As they got older, there were added responsibilities. And we did not have an allowance system – they were trained that chores were a “cost of being family”. Just as I, their mother, was not paid by them to taxi them around, make their meals and wash their clothes, they were not paid to empty garbage, the dishwasher or make their beds.

    Reply
  • 30. kendra  |  May 19, 2008 at 11:58 pm

    As soon as Fallyn was born, one of Calvin’s jobs became fetching her diapers or his own diapers. He was 18 months. He started some things even before then. So, *around* that age his jobs were to throw things in the trash, fetch things, put the silverware in the dishwasher (I’d lay it on the open door and he’d put them in), put clothes into washer, into dryer, pull them out… Now he is 3 and is able to line up the bowls in the dishwasher, pick up toys, take dirty dishes to counter, “clean” by spraying (with his own “cleaner” which is water in a spray bottle) and wiping, helping me clean the leather couch, etc. I just do the job with him, and let him do his share.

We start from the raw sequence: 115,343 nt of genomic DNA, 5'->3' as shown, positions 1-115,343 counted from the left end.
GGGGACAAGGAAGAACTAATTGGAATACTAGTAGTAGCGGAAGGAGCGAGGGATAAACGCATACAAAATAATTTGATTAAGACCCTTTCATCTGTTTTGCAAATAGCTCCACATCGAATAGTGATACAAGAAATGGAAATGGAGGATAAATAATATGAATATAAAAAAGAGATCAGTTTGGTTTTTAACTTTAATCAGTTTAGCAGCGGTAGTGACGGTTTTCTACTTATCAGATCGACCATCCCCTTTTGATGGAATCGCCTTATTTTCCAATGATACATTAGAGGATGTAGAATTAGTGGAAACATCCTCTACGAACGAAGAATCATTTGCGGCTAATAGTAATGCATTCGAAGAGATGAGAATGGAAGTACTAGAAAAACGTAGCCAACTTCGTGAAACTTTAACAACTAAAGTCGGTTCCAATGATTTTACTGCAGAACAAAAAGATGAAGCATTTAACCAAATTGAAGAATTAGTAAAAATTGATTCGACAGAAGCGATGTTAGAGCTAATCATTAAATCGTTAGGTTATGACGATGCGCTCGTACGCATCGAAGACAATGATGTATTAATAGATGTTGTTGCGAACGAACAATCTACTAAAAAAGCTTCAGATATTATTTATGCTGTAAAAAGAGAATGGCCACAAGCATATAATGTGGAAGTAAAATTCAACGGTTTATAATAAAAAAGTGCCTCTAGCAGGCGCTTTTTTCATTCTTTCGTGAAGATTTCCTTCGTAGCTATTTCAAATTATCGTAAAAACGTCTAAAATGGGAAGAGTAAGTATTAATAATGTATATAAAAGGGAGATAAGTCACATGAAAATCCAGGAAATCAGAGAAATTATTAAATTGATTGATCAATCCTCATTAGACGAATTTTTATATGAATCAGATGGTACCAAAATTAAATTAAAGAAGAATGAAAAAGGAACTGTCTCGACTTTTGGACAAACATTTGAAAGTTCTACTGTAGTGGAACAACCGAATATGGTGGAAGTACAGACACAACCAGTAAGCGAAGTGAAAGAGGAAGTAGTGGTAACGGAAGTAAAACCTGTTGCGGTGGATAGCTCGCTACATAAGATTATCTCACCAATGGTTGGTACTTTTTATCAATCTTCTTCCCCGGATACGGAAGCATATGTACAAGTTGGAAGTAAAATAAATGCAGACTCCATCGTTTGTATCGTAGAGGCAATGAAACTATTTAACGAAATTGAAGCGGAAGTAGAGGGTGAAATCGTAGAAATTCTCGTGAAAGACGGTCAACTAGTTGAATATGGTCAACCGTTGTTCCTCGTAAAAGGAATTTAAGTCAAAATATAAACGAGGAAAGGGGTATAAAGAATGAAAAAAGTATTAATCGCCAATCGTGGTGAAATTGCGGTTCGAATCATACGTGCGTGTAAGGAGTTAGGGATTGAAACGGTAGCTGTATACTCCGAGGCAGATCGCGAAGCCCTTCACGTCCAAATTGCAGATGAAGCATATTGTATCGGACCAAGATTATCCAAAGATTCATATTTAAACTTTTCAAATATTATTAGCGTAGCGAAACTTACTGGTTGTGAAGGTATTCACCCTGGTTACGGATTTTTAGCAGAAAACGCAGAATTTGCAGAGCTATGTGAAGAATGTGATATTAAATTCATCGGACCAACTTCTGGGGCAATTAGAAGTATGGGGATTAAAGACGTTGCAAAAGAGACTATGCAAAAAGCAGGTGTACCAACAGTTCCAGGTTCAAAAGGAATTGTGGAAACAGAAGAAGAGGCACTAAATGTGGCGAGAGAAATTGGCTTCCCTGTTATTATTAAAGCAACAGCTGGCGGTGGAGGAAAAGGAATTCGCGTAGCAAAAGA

Reply
  • 31. kendra  |  May 20, 2008 at 12:06 am

    what Calvin thinks is fun: his own cleaning apron, his own spray bottle, and here’s something that i think is just great for kids: the swiffer floor thing (broom? what’s it called–you attach a swiffer dry cloth to it) that came in a couple short pieces. you can take out a section so that it’s the perfect size for a toddler!

    and he has always just thought jobs are SO fun!

    he even earned $20 several months ago, when he was 2, working for friends and family to earn money for a toy he wanted so badly. he emptied their small trash cans into bigger ones, “cleaned” a friend’s kayak, etc. it was great. we were so proud of him! since he didn’t really have a concept of money, we put his money in a glass cup, drew a line at the top, and said the money had to get up to the line, then he would have enough.

    Reply
  • 32. jimmy  |  July 2, 2009 at 5:59 am

    i give mykids 10 pound a day perchoir they do

    Reply